CMS tally: More Hispanic and Asian students, fewer black and white

Students at Montclaire Elementary, shown celebrating Dr. Seuss’ birthday with Superintendent Ann Clark, reflect the international face of CMS.
Students at Montclaire Elementary, shown celebrating Dr. Seuss’ birthday with Superintendent Ann Clark, reflect the international face of CMS.

Charlotte-Mecklenburg Schools became a bit more international this year, with Hispanic and Asian enrollment growing slightly while black and white numbers inched down.

Newly posted racial data on all CMS schools show no dramatic changes over the previous year. But it’s the best available snapshot of a district grappling with diversity and resegregation.

It shows a school system that is becoming an increasingly even mix of black, white and Hispanic students, with the latter continuing the growth that has emerged in recent years.

39 percent of students in CMS are black

29 percent are white

23 percent are Hispanic

6 percent are Asian

But that doesn’t mean all schools are racially diverse. About half of black and Hispanic students in CMS attend schools that are less than 10 percent white, located in a wide band that runs from southwest to northeast Charlotte.

And 59 percent of white students attend majority white schools, even though whites are only 29 percent of all enrollment. Those schools, often among the district’s biggest, are located in the north and south suburbs and some close-in neighborhoods such as Myers Park and Eastover.

+1759 change in Hispanic enrollment

+329 change in Asian enrollment

-550 change in black enrollment

-838 change in white enrollment

CMS added just over 1,000 students this year, reaching a total of 147,157. The race breakdowns show that was driven by Hispanic enrollment, which grew by almost 6 percent, and Asian enrollment, which is up about 4 percent.

African-Americans are still the largest group in CMS, accounting for 39 percent of students, but this year brought a 1 percent decrease in total numbers. White enrollment dropped 2 percent.

CMS serves about three-quarters of all students in Mecklenburg County, but faces growing competition from charter schools, which are independent public schools that charge no tuition, and private schools, which have recently become eligible for public vouchers for low-income students.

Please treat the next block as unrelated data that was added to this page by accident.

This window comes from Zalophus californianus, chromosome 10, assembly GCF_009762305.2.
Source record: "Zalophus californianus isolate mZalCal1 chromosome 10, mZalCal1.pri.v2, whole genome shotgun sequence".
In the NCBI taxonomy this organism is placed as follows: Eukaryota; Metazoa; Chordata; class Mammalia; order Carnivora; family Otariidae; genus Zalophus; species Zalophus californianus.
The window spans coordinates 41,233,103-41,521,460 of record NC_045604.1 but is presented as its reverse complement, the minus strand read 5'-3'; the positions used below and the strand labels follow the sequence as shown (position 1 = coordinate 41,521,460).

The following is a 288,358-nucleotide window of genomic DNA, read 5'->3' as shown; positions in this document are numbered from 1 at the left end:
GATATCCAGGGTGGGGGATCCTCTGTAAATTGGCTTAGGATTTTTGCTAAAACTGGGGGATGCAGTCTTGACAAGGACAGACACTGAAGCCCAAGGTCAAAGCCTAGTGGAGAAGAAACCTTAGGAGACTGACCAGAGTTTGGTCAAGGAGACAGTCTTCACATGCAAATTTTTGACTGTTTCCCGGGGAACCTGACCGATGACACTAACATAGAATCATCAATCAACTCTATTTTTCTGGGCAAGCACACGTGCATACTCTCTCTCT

Race is no longer used officially to measure school integration or diversity. School poverty levels, which haven’t been reported since 2013, are about to be replaced by a new CMS system of tracking socioeconomic status, using neighborhood data on income, adults’ education status, single-parent households, home ownership and English proficiency.

Starting with the 2017 magnet lottery in January, the new calculation will be used to try to break up the concentrations of disadvantage that characterize a broad swath of Charlotte schools.

The race numbers provide the best current snapshot of that situation – and of the challenges CMS will face in trying to create greater balance.

Maps of racial breakdowns look a lot like the socioeconomic mapping CMS unveiled this fall. And race tends to track poverty: In the 76 schools where poverty is so high that everyone automatically gets free lunch and breakfast, almost 87 percent of students are black and Hispanic. Only 6 percent are white.

Here’s a breakdown on some of the details:

Black students

Percentages range from 4 percent at Providence Springs Elementary in the south suburbs to 89 percent at Walter G. Byers School, a preK-8 school near uptown Charlotte.

African-American students, who account for 39 percent of total enrollment, account for more than 75 percent of students at eight schools, including West Charlotte High. Seventeen schools, including Providence High, have black enrollment lower than 10 percent.

White students

Druid Hills Academy, a preK-8 school north of uptown Charlotte, had no white students as of the official tally in September. The highest concentration is 79 percent white at Davidson and Selwyn elementaries.

White students make up 29 percent of total enrollment, but 66 schools have white enrollment below 10 percent. Four schools, including Hough High in Cornelius, are at least 75 percent white.

Hispanic students

CMS enrollment reached 23 percent Hispanic, an all-time high after years of steady growth.

Percentages range from 3 percent Hispanic at Eastover Elementary to 83 percent at Montclaire Elementary, schools that are only about 5 miles apart. Eastover is in one of Charlotte’s most affluent neighborhoods, while Montclaire is part of a strip of south Charlotte schools near Interstate 77 with high Hispanic population.

Eighteen schools are more than 50 percent Hispanic this year.

Asian students

While Asian students account for only 6 percent of overall enrollment, they have a stronger presence in the south suburbs. Four schools have Asian enrollment of at least 20 percent: Three south suburban elementary schools and Barringer Academic Center, a west Charlotte elementary school with a magnet program for gifted students.

Data reporter Gavin Off contributed.

Ann Doss Helms: 704-358-5033, @anndosshelms